I don't have a problem with Apple losing this.

Although I would like to point out that in the Windows world, what you ran were called "Programs". In the Apple world, what you ran were called "Applications". Maybe in the smartphone world they were called applications to begin with? (I don't have a smartphone, never have, so I don't know), so if blackberries' programs were called Apps before the iPhone then I don't understand Apple's argument very much. But if things only started being called Apps after the iPhone, then I understand Apple's gripe.

MilwaukeeMike said:

Windows and Appstore are different, paynetrain. Windows is the name of a software product, when you buy Windows you don't have a Home Depot delivery truck pull up to your door and start unloading them. the App store isn't a brand (or whatever the legal term is)

I don't understand why Apple is bent on the naming rights... it's not like they need to be worried about iPhone users accidentally using the Android App Store and buying non apple apps. These app stores are mutually exclusive.

TekGun TekGun said:

"Apple countered back by reminding Microsoft that it successfully trademarked "Windows" a few decades ago"

Yea and if Microsoft actually made windows that fit in the openings of buildings they might have a point, this argument is just not the same thing at all.

PinothyJ said:

tekgun said:

"Apple countered back by reminding Microsoft that it successfully trademarked "Windows" a few decades ago"

Yea and if Microsoft actually made windows that fit in the openings of buildings they might have a point, this argument is just not the same thing at all.

Exactly! And if I decided to create a window frame and installation business called Pino's Windows, or simply Windows, there is nothing that Microsoft will be able to do because it is a completely difference business in which the trademark itself relates to. That response from Apple is incredibly childish and just reminds me why I hate this computer fascist company.

{sigh}...

Vrmithrax Vrmithrax, TechSpot Paladin, said:

SNGX1275 said:

I don't have a problem with Apple losing this.

Although I would like to point out that in the Windows world, what you ran were called "Programs". In the Apple world, what you ran were called "Applications". Maybe in the smartphone world they were called applications to begin with? (I don't have a smartphone, never have, so I don't know), so if blackberries' programs were called Apps before the iPhone then I don't understand Apple's argument very much. But if things only started being called Apps after the iPhone, then I understand Apple's gripe.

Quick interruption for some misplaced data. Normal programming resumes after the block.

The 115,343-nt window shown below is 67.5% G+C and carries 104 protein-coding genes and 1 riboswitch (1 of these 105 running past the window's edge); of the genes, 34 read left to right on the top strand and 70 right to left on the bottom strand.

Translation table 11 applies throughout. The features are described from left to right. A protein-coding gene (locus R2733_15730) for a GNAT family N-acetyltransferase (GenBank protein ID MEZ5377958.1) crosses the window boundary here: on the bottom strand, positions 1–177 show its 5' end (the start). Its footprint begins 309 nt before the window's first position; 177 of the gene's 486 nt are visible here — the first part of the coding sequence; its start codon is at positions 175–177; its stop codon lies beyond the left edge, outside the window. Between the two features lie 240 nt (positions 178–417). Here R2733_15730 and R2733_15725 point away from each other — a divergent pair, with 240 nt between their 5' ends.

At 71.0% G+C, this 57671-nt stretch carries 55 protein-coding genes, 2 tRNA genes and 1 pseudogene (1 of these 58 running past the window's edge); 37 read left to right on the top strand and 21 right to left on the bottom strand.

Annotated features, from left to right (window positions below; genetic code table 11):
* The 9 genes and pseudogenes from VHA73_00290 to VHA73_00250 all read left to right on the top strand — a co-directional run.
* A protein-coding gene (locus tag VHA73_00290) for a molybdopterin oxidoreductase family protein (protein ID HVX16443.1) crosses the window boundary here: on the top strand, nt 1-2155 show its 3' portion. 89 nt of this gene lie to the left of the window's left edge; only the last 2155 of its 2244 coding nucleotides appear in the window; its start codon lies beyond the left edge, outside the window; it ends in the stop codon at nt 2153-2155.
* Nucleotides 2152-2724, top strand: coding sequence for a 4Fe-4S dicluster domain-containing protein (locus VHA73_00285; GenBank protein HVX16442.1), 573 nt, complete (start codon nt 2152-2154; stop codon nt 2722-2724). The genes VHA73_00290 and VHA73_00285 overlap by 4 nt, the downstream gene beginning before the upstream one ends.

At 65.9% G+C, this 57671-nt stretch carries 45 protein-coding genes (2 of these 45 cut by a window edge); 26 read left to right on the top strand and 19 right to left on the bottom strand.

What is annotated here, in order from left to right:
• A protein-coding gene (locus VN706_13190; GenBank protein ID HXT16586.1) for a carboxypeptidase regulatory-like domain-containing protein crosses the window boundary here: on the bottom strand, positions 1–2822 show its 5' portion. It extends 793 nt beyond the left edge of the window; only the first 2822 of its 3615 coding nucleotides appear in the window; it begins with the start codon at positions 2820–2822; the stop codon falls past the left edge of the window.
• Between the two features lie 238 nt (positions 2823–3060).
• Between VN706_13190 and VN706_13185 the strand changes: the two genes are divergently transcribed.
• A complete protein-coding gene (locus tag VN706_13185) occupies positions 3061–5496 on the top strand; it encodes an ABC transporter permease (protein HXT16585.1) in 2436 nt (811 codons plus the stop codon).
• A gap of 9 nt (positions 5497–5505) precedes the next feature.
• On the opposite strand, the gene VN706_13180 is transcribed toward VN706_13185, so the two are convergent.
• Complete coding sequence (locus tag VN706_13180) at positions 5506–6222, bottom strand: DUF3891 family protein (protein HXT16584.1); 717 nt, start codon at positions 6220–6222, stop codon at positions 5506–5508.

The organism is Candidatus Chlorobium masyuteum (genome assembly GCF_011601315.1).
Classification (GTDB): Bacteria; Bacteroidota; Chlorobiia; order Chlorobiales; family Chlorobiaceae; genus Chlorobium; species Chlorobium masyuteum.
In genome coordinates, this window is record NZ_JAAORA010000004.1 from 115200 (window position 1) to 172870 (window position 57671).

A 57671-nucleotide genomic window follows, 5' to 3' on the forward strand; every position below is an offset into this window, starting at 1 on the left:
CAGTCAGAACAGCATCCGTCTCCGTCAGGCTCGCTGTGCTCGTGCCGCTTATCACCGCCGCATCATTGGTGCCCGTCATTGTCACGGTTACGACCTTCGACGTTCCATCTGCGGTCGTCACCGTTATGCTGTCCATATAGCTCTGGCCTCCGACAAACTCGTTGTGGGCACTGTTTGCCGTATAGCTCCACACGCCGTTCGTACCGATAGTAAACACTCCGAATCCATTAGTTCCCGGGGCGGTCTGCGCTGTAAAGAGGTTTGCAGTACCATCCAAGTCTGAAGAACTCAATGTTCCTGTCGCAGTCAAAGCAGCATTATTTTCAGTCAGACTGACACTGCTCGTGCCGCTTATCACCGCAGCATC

I was using applications/apps on smartphones (and PDAs / PocketPCs before them) long before Apple launched the iPhone. Apple just likes to take credit for making the term "App" mainstream (and, honestly, they have a point there). But Apple simply adopted the term "application" for their programs, they did not invent the term, so for them to try to trademark and hold "app store" hostage is just the epitome of arrogance.

aj_the_kidd said:

Vrmithrax said:

I was using applications/apps on smartphones (and PDAs / PocketPCs before them) long before Apple launched the iPhone. Apple just likes to take credit for making the term "App" mainstream (and, honestly, they have a point there). But Apple simply adopted the term "application" for their programs, they did not invent the term, so for them to try to trademark and hold "app store" hostage is just the epitome of arrogance.

Hit the nail on the head there, all they really did was make the word App mainstream, applications (aka programs) have been around for a long time

Mizzou Mizzou said:

Good ruling. As has been noted by others on many occassions, why in the world didn't Apple go with iStore? Then they would win this type of case hands down.